It was 50 years ago this week that news broke from Yale that they had isolated a new hormone from the pineal gland, which they did not know the function of but which lightened the shade of skin when tested in frogs. They called it “melatonin”. It wasn’t until the 1970’s that N,N-dimethyltryptamine (DMT) was found to be endogenous (made in the body) and yet, largely because DMT is a legally controlled psychoactive substance and has been seriously under-investigated as a consequence, it still remains essentially hypothetical that it also created within the pineal gland. I gave a talk a couple of nights ago about the extraordinary experiential effects of taking DMT and the possible ontology of the entities commonly encountered with this substance, be they elves, aliens, demons, gods or angels.
The talk was sold out and people were turned away (although another talk has been planned), but the people who were present, some of whom were mental health professionals, were very curious to know what research was being done into the role of DMT in mediating mental health. DMT having once been a contender for potentially explaining the occurrence of certain mental disorders I was loathe to admit that, since the 1970s, prohibition has curtailed practically all psychedelic research with humans (although the tide is now turning) and virtually no studies have been done into the position of DMT in mediating mental health. However, the recent discovery of trace amine receptors in the brain for which DMT shows greater affinity for than does serotonin – its more common neuro-amine cousin – has lead to a paper in Medical Hypotheses by Michael Jacob and David Presti speculating on the role of DMT in mediating mental health and may lead to a resurgence of interest in this simple yet extremely potent endogenous chemical. Psychiatric disorders such as depression and schizophrenia have been linked to irregular levels of trace amines.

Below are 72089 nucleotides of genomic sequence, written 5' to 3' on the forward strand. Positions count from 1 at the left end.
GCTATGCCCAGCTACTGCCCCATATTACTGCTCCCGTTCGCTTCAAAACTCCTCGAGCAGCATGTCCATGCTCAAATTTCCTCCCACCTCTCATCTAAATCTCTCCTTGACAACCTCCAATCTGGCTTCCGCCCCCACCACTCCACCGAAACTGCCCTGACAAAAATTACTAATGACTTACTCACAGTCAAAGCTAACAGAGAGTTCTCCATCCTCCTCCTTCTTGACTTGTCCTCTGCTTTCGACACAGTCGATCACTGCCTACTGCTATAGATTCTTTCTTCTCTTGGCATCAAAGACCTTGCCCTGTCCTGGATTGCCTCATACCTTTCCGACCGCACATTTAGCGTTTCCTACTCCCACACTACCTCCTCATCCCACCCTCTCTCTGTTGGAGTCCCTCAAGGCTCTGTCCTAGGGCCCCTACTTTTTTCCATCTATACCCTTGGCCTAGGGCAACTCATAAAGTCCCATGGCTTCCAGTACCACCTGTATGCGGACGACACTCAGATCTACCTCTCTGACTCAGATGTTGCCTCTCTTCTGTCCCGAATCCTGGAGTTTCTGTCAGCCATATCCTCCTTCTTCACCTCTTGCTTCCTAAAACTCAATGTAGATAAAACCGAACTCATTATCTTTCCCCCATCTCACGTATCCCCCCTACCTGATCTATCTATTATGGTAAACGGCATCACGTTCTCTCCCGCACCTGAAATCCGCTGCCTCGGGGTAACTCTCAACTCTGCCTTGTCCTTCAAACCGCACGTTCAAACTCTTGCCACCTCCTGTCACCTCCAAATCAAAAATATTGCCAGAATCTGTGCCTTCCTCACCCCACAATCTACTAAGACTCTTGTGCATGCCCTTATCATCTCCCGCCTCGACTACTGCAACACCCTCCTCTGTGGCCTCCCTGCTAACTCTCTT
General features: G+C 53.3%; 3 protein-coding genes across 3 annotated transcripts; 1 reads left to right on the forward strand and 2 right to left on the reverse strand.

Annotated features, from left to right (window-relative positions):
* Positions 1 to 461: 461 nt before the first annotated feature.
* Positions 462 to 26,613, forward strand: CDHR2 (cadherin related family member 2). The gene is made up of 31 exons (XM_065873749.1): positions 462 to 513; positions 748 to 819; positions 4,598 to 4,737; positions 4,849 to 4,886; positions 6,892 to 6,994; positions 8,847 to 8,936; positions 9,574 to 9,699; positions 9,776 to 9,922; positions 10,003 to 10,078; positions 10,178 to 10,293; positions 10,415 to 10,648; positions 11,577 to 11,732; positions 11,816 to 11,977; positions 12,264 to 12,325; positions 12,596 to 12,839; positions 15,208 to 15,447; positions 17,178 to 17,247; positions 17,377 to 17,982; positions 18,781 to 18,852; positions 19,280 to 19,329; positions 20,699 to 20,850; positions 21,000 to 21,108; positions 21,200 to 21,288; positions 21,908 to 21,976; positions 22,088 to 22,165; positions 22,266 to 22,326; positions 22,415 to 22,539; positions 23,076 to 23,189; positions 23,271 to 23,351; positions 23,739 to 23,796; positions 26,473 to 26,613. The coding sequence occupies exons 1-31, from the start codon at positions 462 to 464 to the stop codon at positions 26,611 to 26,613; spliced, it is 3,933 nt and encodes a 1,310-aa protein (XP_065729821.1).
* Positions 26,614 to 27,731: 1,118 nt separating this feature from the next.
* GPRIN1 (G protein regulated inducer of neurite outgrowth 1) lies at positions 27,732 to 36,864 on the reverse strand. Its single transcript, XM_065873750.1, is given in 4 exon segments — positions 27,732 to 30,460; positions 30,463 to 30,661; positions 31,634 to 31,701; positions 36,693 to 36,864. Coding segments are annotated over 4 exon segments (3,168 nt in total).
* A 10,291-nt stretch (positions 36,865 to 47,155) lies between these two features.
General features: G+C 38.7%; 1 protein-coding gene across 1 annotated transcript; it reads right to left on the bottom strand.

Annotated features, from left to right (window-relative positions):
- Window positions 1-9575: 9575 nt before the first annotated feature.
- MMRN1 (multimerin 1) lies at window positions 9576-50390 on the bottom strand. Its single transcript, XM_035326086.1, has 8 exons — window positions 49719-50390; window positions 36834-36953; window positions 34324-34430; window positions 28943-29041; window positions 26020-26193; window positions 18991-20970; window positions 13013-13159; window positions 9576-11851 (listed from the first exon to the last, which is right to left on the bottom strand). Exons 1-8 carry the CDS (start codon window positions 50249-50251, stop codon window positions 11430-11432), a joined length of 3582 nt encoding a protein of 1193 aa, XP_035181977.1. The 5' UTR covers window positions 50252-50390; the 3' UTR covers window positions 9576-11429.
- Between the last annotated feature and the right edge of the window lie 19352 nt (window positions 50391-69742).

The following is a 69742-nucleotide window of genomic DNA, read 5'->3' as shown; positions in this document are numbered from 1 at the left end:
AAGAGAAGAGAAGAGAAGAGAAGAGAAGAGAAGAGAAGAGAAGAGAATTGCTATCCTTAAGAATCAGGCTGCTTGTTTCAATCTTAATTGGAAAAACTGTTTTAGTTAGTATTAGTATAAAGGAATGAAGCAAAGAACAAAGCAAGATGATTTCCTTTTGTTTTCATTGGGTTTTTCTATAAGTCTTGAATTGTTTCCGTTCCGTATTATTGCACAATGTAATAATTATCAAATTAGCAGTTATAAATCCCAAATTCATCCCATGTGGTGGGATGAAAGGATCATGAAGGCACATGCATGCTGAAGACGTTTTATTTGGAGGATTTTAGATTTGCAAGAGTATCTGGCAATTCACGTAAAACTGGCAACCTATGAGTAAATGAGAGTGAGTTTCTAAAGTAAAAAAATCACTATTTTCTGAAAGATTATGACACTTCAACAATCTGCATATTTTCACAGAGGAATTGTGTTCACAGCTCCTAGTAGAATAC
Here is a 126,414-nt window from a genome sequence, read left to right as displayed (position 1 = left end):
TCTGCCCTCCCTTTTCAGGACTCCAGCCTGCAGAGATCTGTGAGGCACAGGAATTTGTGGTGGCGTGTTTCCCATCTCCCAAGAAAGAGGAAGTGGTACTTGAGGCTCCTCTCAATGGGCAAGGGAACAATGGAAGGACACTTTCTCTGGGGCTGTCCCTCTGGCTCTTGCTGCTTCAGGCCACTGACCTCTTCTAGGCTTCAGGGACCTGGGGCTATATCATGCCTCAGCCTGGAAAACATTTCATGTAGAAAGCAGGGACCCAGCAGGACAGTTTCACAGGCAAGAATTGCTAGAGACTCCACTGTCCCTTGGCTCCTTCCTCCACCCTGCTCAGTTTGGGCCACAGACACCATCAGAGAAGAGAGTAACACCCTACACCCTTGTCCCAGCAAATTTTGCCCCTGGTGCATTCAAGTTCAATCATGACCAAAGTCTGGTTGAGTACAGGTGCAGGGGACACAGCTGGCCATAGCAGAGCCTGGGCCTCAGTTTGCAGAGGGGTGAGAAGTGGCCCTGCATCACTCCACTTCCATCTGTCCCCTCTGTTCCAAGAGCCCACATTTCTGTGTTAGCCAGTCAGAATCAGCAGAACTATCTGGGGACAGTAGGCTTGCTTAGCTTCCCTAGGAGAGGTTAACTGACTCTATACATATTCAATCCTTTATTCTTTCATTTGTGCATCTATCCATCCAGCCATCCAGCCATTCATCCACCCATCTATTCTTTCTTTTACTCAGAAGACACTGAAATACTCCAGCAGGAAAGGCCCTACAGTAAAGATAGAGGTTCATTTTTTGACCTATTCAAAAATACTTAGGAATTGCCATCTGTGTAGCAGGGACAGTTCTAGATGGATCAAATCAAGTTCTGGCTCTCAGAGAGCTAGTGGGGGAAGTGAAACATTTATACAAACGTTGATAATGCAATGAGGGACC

Also appearing in Medical Hypotheses, but 20 years ago, was a proposal by Jayce Callaway that, at night, serotonin becomes converted into DMT by the pineal gland and plays a central role in activating dreams. Are we being kept in the dark about our own nocturnal chemistry? Currently, although the role of melatonin in the regulation of circadian patterns is now far more understood than it was 50 years ago, the function and even the very presence of DMT in the pineal gland remains a mystery that threatens to challenge much of what we understand about consciousness, and yet remains actively ignored as a topic of legitimate scientific research because of its taboo status. Currently there are at least two very important questions that need answering about DMT. Why should substances that activate extremely potent mystical-type experiences be naturally occurring in the human brain, and why if they are present in our own brain are they placed in the most punitive legal category for controlled substances, thereby making everybody criminals?
References and links:
Jacob, M. S., & Presti, D. E. (2005). Endogenous psychoactive tryptamines reconsidered: An anxiolytic role for dimethyltryptamine. Medical Hypotheses, 64, 930-937.